In a major move of Southeastern expansion, fast-growth and low-cost grocer Aldi says it will acquire Winn-Dixie and Harveys Supermarket as part of parent company Southeastern Grocers' divestiture plans.
Aldi, in a statement, says it is "doubling-down on expansion plans." The acquisition includes approximately 400 Winn-Dixie and Harveys Supermarket locations across Alabama, Florida, Georgia, Louisiana and Mississippi, Aldi says. Southeastern Grocers is based in Jacksonville.
"The time was right to build on our growth momentum and help residents in the Southeast save on their grocery bills," Aldi CEO Jason Hart says in the statement. "The transaction supports our long-term growth strategy across the United States, including plans to add 120 new stores nationwide this year to reach a total of more than 2,400 stores by year-end."
There are at least 50 Winn-Dixie and Harveys locations in the region, from Polk through Collier counties. In total, Southeastern Grocers operates more than 320 Winn-Dixie, Harveys Supermarket and Fresco y Más stores in Florida, a company official told the Business Observer.
Aldi officials say the acquisition will "bring together three trusted brands that share a long-standing commitment to delivering an exceptional grocery experience and making a positive impact in the communities where they operate."
Aldi first established its presence in the Southeast in the mid-1990s and since has invested $2.5 billion in the region, the company says.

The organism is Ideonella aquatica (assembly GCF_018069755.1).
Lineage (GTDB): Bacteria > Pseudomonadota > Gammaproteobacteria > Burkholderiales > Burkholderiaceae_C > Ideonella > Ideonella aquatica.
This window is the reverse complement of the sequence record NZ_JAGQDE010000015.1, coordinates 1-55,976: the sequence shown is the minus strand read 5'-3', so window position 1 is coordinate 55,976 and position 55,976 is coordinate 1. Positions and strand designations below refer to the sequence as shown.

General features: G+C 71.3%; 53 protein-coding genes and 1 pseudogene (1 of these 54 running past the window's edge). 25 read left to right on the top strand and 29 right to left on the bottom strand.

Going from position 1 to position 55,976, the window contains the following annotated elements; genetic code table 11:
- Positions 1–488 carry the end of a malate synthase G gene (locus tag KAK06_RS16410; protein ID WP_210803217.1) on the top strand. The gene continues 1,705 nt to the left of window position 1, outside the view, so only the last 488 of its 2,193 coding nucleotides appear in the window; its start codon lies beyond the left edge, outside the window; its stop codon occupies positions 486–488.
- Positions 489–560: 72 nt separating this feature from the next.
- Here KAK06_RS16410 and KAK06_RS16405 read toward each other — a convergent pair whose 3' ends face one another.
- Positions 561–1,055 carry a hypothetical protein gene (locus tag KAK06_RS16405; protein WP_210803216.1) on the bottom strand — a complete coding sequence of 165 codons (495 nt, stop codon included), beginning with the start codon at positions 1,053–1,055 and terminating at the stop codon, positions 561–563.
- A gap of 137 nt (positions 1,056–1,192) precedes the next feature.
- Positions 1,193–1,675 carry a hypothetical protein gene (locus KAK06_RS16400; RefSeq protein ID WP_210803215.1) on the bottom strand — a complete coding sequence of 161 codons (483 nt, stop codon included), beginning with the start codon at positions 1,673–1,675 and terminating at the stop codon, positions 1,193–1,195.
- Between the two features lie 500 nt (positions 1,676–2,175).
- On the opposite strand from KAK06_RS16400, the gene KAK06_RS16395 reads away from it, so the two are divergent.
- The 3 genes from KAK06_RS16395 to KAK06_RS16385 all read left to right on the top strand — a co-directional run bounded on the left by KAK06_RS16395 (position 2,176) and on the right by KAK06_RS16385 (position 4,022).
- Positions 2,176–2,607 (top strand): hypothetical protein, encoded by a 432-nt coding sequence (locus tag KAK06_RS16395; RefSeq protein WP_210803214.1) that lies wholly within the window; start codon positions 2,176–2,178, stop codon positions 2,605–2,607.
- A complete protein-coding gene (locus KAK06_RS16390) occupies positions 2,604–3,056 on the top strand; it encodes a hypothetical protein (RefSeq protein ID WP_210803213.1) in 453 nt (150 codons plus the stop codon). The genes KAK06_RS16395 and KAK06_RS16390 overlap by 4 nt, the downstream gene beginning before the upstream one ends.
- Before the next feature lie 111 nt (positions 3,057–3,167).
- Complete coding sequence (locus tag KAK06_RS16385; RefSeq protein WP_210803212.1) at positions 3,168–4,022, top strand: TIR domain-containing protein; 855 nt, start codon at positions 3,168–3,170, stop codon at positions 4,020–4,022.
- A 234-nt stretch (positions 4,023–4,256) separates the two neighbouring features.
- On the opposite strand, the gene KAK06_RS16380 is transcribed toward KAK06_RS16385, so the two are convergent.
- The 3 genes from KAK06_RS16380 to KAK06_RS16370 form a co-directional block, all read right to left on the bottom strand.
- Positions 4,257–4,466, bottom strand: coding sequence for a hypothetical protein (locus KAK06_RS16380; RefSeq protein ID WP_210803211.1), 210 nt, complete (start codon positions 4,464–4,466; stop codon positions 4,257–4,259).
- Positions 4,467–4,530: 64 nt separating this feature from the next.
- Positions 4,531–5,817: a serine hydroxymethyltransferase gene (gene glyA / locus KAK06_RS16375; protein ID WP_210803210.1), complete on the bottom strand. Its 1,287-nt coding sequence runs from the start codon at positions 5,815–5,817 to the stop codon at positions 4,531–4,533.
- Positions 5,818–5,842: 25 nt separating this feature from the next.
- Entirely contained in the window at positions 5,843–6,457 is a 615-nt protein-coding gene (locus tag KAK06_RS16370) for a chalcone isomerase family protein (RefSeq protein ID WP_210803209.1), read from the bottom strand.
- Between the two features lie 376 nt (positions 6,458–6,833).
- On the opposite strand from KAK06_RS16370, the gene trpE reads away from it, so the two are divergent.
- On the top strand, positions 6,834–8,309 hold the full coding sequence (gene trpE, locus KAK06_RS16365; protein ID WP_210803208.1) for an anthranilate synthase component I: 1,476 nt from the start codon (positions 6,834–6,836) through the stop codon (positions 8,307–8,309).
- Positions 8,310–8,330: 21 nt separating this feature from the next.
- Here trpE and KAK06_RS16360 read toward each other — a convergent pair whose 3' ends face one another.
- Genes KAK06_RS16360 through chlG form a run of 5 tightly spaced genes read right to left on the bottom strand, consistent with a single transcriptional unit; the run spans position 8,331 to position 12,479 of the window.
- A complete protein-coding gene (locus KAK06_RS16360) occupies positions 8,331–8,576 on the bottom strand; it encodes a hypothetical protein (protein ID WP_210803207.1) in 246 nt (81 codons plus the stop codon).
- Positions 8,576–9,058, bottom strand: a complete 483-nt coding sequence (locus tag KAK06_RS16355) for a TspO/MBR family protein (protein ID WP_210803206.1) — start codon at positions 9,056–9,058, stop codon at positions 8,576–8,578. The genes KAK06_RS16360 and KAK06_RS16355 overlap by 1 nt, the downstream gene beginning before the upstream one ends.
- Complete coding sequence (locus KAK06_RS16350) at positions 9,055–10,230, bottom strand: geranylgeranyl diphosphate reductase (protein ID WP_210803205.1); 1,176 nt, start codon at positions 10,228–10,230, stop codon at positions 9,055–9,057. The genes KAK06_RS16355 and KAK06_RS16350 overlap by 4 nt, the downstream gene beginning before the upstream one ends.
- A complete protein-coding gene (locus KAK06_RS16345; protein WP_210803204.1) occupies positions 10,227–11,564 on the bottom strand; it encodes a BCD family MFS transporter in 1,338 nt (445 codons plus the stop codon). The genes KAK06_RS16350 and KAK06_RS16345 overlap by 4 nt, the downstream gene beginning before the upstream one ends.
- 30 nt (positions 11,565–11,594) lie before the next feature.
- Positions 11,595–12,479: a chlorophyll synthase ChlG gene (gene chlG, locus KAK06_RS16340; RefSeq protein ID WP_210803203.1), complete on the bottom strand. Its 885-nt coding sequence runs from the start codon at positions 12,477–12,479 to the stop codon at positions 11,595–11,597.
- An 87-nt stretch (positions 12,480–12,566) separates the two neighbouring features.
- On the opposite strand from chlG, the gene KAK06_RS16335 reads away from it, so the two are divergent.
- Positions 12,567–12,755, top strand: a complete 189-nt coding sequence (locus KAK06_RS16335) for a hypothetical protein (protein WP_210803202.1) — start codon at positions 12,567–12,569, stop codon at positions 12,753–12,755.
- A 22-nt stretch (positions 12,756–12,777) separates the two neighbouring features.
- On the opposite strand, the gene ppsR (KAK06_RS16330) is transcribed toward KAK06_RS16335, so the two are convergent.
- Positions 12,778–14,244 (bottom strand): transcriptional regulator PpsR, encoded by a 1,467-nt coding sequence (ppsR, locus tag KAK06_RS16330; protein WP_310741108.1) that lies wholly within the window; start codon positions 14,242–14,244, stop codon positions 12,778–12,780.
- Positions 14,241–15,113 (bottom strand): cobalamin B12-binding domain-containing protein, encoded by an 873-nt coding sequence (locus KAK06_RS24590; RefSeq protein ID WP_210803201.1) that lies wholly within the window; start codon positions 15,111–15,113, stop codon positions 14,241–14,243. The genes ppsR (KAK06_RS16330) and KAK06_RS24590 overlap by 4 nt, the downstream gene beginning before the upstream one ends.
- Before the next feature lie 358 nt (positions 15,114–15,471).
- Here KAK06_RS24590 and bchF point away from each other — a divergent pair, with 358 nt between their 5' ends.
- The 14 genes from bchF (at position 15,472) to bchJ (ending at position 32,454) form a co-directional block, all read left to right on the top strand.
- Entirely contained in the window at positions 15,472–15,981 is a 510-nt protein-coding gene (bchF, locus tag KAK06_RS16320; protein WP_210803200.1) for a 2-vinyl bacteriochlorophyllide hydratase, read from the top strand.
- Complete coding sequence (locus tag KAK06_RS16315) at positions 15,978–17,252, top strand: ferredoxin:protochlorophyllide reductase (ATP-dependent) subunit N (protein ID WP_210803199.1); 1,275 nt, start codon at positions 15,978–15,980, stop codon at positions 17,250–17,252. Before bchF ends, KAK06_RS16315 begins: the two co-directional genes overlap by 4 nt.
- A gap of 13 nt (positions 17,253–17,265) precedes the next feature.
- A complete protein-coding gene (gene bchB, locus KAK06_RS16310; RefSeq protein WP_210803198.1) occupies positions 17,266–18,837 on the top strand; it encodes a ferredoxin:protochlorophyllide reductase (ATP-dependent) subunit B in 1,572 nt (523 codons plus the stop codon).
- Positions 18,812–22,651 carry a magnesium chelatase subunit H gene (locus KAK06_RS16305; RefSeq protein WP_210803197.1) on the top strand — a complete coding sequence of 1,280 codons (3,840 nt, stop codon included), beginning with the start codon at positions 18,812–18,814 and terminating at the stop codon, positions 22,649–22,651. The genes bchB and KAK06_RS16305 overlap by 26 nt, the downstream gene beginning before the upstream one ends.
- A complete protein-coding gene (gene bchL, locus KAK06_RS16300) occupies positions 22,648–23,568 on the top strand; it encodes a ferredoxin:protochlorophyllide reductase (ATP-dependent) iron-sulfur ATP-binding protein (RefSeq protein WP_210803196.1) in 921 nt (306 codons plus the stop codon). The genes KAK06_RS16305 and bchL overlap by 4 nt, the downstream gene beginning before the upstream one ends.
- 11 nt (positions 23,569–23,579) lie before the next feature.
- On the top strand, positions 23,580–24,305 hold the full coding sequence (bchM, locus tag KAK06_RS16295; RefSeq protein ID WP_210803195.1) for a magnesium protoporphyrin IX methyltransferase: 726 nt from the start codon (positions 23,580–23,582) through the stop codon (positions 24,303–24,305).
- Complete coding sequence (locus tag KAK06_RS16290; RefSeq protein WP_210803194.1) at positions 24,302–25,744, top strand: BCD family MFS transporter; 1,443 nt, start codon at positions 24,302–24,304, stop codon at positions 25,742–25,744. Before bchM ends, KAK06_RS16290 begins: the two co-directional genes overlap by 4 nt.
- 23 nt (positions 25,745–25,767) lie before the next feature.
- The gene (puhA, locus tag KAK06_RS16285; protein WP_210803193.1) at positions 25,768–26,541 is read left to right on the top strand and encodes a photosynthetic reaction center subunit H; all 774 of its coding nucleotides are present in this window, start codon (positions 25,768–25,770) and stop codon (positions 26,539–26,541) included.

Most recently, Aldi opened its 26th regional headquarters and distribution center in Loxley, Alabama, to help support new stores, with plans to open 20 new Aldi locations in the area by the end of the year.
Not all Winn-Dixie and Harveys will be converted to the Aldi format, and some will continue to bear the old names. More details about how many will convert were not provided by Aldi.
Terms of the sale were not disclosed. Deutsche Bank served as financial advisor to Aldi. The transaction is expected to close in the first half of 2024, subject to regulatory approval and other customary closing conditions, the company says.
Winn-Dixie traces its roots back to the 1920s when the Davis family opened a store in Miami and began expanding with other stores, according to the Jacksonville Daily Record, sister paper of the Business Observer.
The company established its headquarters in Jacksonville in 1944 and after a series of transactions, the company was named Winn-Dixie Stores Inc. in 1955.
Winn-Dixie struggled in the early 2000s and went through a Chapter 11 bankruptcy reorganization in 2005 and 2006.
Winn-Dixie merged with Bi-Lo Holdings in 2012 to form Southeastern Grocers.
Southeastern went through a prepackaged Chapter 11 bankruptcy reorganization in 2018, with a group of investment funds taking control of the company.
The company filed plans for an initial public offering in 2020 but pulled the IPO off the market in January 2021, and it has been the subject of buyout rumors since that time, the Jacksonville Daily Record reports.